On the other hand, fake intellect means a surrender of the mind to persuasive powers which is the accumulation of knowledge from the voices of books or the voices of the cunning powers-that-be. For example, the ability to quote Shakespeare, Chaucer or the capacity to know what are the periphrastic conjunctions do not indicate genuine and true intellect, but these are the superficialities of a decadent education system and are the by-products of the imitative complex.
Education is power and the purpose of education is to extract a human being from the limited circle of their lower self in order to project them into the limitless circle of cosmic consciousness. However, the education of the colonized Africans was hemmed in within the confines of the colonial system. Our type of education makes us panic too quickly and therefore we tend to swallow everything from the western man. In 1871 a report on colonial education in Africa was prepared by J. Miller, the first inspector of schools in Sierra Leone and it reads in part: “….. the education provided by the missionary and the colonial schools did not fit the indigenous cultural background either in its general orientation or in details of content, methods, materials and institutional arrangements……the knowledge later produces doubt and fogginess in adult life….want of liberal attainments induces imitation of the worst in Europeans.” (Adult Education and Development: Germany Adult Education Association No. 30 30th March 1988).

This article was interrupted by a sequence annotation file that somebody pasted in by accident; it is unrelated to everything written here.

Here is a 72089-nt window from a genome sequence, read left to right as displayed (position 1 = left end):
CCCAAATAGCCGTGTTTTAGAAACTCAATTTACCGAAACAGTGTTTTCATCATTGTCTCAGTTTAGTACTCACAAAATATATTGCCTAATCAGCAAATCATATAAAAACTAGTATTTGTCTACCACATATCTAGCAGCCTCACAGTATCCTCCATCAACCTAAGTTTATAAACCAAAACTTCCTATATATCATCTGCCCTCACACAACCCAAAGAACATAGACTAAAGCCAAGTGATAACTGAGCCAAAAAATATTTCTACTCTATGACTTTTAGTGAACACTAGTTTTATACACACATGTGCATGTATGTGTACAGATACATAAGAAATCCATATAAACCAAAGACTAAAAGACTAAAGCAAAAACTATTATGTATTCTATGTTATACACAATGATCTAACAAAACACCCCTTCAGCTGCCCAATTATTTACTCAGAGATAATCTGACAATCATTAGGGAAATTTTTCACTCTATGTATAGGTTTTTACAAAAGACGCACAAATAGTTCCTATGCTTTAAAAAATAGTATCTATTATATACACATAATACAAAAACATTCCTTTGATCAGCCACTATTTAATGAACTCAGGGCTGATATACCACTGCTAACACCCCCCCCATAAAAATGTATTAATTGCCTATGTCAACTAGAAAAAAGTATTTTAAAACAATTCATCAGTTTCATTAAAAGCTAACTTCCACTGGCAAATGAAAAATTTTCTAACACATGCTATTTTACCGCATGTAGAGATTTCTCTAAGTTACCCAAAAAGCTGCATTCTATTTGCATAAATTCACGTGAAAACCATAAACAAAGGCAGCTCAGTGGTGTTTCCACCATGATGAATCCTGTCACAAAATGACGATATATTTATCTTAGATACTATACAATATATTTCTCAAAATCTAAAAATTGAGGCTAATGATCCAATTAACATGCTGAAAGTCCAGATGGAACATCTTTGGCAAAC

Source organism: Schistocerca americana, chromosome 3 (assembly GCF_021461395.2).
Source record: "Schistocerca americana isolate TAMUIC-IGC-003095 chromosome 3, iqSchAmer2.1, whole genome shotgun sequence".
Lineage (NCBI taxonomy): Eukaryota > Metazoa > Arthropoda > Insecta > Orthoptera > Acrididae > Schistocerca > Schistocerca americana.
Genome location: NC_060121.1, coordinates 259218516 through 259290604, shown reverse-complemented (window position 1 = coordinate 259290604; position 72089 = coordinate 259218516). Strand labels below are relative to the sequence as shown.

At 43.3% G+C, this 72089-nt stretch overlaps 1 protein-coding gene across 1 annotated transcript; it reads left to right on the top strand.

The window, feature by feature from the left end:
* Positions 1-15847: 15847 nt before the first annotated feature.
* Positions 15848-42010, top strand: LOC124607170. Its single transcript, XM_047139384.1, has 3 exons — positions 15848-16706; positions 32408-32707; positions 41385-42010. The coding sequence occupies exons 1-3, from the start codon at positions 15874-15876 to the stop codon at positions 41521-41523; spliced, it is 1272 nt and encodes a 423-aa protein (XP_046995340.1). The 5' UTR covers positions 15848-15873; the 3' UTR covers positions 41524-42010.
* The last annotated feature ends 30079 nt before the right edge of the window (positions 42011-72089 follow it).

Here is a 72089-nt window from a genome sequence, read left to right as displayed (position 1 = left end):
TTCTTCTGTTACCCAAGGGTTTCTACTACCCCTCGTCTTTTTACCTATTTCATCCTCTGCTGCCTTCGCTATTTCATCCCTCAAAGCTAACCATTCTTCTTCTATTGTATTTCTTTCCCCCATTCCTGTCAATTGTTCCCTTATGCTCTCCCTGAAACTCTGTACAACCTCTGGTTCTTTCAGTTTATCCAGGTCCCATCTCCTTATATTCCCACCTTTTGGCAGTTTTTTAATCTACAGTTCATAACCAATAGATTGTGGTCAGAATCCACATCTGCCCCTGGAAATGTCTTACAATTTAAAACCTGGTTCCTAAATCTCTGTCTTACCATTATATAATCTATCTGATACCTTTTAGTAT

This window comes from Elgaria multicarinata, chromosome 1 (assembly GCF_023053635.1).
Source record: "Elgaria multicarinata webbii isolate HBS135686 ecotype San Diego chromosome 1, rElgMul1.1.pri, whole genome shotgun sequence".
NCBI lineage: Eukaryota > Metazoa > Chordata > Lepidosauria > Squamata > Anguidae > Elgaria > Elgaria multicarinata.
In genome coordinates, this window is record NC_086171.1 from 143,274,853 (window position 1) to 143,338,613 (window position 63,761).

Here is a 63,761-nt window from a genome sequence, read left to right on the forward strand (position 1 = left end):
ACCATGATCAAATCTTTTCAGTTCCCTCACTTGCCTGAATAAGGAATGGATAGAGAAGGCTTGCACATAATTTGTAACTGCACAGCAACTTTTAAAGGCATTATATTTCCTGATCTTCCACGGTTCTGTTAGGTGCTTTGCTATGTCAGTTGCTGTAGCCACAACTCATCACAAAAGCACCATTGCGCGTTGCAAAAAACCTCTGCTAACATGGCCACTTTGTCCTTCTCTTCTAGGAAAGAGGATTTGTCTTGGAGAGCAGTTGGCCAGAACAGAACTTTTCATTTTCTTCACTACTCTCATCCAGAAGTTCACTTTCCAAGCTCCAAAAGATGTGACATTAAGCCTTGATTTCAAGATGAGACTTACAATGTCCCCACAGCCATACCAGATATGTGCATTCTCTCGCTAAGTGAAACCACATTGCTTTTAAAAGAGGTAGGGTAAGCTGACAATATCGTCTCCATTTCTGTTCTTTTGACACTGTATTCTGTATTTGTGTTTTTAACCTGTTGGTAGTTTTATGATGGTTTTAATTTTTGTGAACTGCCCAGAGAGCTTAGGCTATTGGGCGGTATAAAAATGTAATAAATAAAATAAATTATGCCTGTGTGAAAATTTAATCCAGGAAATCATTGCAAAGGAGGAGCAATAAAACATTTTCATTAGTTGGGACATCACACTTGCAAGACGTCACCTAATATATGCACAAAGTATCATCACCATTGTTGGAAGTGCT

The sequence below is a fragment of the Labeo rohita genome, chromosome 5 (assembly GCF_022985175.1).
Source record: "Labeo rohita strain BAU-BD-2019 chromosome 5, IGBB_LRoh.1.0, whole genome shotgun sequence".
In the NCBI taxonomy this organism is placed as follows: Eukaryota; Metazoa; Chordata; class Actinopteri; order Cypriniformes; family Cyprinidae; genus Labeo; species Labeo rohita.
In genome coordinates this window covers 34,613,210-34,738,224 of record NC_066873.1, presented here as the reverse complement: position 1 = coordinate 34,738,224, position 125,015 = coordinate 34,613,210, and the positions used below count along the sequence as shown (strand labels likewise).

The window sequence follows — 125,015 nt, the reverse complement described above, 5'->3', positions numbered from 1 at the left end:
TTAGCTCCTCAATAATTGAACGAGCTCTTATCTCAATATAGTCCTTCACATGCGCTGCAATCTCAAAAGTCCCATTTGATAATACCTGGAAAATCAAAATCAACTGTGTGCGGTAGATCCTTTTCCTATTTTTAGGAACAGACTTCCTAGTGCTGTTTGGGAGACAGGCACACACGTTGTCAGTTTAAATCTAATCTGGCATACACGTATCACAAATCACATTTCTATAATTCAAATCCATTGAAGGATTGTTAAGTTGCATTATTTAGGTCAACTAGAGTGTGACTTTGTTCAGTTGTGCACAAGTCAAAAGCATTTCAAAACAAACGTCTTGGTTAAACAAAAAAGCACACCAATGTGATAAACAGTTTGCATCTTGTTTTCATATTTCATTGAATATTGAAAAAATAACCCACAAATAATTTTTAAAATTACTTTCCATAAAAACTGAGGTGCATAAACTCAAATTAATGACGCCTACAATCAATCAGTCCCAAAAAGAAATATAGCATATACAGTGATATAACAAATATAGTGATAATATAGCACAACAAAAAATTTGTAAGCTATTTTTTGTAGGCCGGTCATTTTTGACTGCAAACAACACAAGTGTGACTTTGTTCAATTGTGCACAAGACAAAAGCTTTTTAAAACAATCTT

And 141 years later (i.e., 1871-2012), Education Minister, Honourable John Phiri spoke about the same education anomaly and pointed out that the Zambian university system has failed the nation and said that it was clear that the Zambian university curriculum needed to be reviewed so that it supported sustainable development, ‘’We need to review the curriculum at all levels so that learners are better prepared for the challenges Zambia faces. There is need to align universities so that they meet the demands or needs of our people and that they stay with the people if sustainable development is to be realized……our universities only answer the demands of the capitalist world rather than the people who are looking for solutions for poverty, hunger, underdevelopment etc., our universities have failed the people.’’ (The Post 20th February 2012)
Azwell Banda wrote: ‘’Our current education system from nursery schooling upwards lacks the capacity to unlock the full creative potential for our people to be their own liberators. It is largely an education for periphery consumers…… the education system does not imbue in our people the burning desire to create for themselves the values and other things they need in life. Our education system produces graduates at all levels, who have no problem with consuming things that they have no clue how to produce..’’ (The Post 9th April 2006).